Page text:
American taxpayers have made one message clear: it’s time for tax reform. Congress and President Biden have raised hope that relief is on the way. But it also leaves taxpayers wondering what effect the proposed tax reform will have on estate planning.
When most people think of tax reform, they think of lowering income taxes. In fact, President Biden campaigned on tax reform that would raise the tax burden on small businesses and middle-class families.
The federal estate tax, or death tax, has been in place since 1916. The current IRS rules exempt estates up to $5,490,000 from paying estate taxes, though the exemption limit is indexed to inflation and subject to change. Estates valued under the limit do not owe federal estate taxes, although some states do levy an estate tax. As of 2015, two states – Maryland and New Jersey – charge both estate and inheritance taxes.
Some do not want the estate tax repealed. A group called “Patriotic Millionaires” say the tax “is needed to fight economic inequality. Others argue that the federal estate tax is “economically inefficient” and discourages older taxpayers from investing.
If the estate tax is not repealed, estate plans that currently use tax-reducing methods may remain unchanged. However, major changes to the estate tax could result in major changes to estate plans of people typically affected by the tax.
At this time, some strategies for avoiding the estate tax include gift-giving [link to 10/26/2017 blog] and charitable giving to reduce the value of the estate. Also, trusts have become a common method of lowering or reducing an estate’s tax bill. These methods, of course, are used under current tax law and may not be effective under a new tax code.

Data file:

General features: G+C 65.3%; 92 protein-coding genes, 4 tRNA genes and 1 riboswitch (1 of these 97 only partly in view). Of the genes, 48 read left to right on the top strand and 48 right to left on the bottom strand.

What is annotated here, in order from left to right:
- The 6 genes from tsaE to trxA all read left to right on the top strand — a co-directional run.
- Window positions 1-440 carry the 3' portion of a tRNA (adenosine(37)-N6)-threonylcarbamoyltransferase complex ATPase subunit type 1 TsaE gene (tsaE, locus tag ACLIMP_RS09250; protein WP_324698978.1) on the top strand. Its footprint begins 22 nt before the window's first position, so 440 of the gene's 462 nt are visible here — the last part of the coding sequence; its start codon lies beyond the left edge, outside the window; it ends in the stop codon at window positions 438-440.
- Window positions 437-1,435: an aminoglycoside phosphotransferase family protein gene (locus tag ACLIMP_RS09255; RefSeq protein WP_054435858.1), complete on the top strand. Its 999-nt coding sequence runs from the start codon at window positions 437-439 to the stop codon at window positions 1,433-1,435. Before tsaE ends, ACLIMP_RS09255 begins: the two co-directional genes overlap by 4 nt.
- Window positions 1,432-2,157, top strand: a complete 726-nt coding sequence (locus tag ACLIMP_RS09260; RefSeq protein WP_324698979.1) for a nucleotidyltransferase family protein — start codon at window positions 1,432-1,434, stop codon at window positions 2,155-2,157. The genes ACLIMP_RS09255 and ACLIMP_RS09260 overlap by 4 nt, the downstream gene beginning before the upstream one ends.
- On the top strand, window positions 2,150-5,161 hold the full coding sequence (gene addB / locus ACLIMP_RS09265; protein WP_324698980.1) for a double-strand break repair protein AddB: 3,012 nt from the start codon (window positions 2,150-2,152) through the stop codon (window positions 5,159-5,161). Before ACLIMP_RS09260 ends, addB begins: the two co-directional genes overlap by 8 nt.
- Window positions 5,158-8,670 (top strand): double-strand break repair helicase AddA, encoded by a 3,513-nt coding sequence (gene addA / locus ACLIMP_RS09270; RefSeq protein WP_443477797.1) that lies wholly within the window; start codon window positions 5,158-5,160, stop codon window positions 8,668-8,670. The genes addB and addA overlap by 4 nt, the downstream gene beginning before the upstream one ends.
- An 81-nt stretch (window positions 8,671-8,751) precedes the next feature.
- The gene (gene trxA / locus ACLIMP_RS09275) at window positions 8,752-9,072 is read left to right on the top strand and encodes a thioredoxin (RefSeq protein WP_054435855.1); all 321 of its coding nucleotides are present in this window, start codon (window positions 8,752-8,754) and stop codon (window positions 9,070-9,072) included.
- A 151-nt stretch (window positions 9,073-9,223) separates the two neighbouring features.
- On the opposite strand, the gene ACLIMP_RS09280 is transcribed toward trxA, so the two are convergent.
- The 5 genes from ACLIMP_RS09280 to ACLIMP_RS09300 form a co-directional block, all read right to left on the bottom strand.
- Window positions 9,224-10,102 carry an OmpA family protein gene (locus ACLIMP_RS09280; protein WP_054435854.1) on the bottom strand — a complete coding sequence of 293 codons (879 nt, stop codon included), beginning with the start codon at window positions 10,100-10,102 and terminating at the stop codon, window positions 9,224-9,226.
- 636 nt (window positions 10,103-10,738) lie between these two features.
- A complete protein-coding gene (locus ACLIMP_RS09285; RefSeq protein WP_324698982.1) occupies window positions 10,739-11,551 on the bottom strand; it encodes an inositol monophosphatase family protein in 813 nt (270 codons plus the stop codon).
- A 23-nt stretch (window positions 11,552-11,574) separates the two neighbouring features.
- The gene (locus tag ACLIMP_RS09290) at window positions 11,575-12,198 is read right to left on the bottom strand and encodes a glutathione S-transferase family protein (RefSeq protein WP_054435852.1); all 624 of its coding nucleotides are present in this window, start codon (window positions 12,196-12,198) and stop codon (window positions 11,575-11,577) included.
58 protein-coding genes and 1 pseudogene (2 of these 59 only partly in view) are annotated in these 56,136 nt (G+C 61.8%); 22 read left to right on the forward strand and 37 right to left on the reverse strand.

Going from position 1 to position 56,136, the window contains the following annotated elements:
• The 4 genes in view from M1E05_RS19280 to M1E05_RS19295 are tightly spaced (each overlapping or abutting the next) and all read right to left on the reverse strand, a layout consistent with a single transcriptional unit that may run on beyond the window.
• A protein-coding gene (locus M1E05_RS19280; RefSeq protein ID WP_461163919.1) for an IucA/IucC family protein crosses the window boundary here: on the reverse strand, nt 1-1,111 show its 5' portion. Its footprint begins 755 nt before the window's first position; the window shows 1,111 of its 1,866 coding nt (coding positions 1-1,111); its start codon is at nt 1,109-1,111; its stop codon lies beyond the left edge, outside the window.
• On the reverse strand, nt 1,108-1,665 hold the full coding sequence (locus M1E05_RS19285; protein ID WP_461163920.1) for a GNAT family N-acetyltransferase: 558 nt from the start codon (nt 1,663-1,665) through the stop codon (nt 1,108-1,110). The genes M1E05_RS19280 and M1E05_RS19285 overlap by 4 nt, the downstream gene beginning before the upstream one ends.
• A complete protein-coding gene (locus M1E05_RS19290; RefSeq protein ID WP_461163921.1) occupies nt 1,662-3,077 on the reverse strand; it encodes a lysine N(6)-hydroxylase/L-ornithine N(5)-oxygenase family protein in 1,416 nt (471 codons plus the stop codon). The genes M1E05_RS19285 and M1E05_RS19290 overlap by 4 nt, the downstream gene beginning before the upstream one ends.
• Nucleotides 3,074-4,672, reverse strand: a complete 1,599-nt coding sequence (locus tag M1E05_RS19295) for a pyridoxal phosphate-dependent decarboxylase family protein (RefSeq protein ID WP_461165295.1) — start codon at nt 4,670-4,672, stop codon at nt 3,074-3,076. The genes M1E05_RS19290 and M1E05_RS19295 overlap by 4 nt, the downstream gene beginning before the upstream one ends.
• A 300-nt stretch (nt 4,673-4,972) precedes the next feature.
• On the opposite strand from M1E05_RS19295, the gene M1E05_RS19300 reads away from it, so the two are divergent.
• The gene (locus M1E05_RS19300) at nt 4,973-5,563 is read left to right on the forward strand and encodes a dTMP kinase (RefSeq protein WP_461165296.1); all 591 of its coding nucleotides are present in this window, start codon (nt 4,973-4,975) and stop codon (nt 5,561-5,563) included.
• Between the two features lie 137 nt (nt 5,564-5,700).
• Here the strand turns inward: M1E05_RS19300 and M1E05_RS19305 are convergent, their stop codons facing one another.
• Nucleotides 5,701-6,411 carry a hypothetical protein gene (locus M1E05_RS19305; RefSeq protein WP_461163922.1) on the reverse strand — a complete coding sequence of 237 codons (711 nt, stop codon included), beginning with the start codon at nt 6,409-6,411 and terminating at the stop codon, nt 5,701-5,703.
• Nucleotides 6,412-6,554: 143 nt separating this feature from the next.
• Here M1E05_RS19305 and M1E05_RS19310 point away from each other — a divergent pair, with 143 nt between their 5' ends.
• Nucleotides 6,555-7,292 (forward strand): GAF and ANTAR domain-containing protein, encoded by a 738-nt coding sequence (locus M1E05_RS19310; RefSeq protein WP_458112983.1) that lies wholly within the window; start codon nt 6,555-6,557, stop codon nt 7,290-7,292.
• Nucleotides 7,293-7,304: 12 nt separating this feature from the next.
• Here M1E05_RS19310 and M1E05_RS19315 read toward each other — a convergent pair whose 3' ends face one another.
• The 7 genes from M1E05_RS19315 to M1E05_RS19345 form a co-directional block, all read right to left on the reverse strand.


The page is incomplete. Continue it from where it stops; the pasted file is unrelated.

Tax reform bills are still in the planning stages, although progress is being made. Still, even if a tax bill is passed, the effect on taxpayers may not be known for some time until after its implementation.
According to some sources, wealthy families have delayed estate planning until they see what will happen with tax reform. However, whether the reform takes place or not, life goes on with its complexities and uncertainties for the future. To protect your beneficiaries’ inheritance, make sure your estate plans take advantage of current strategies to reduce taxes.
To find out if tax reform will alter your estate plans, contact the Law Offices of John Mangan, P.A. As a Florida board certified Wills, Trusts and Estates lawyer, Attorney John Mangan has the skills and experience to develop appropriate strategies for your individual situation. Please contact us at 772-324-9050 for more information or complete our Contact Form.
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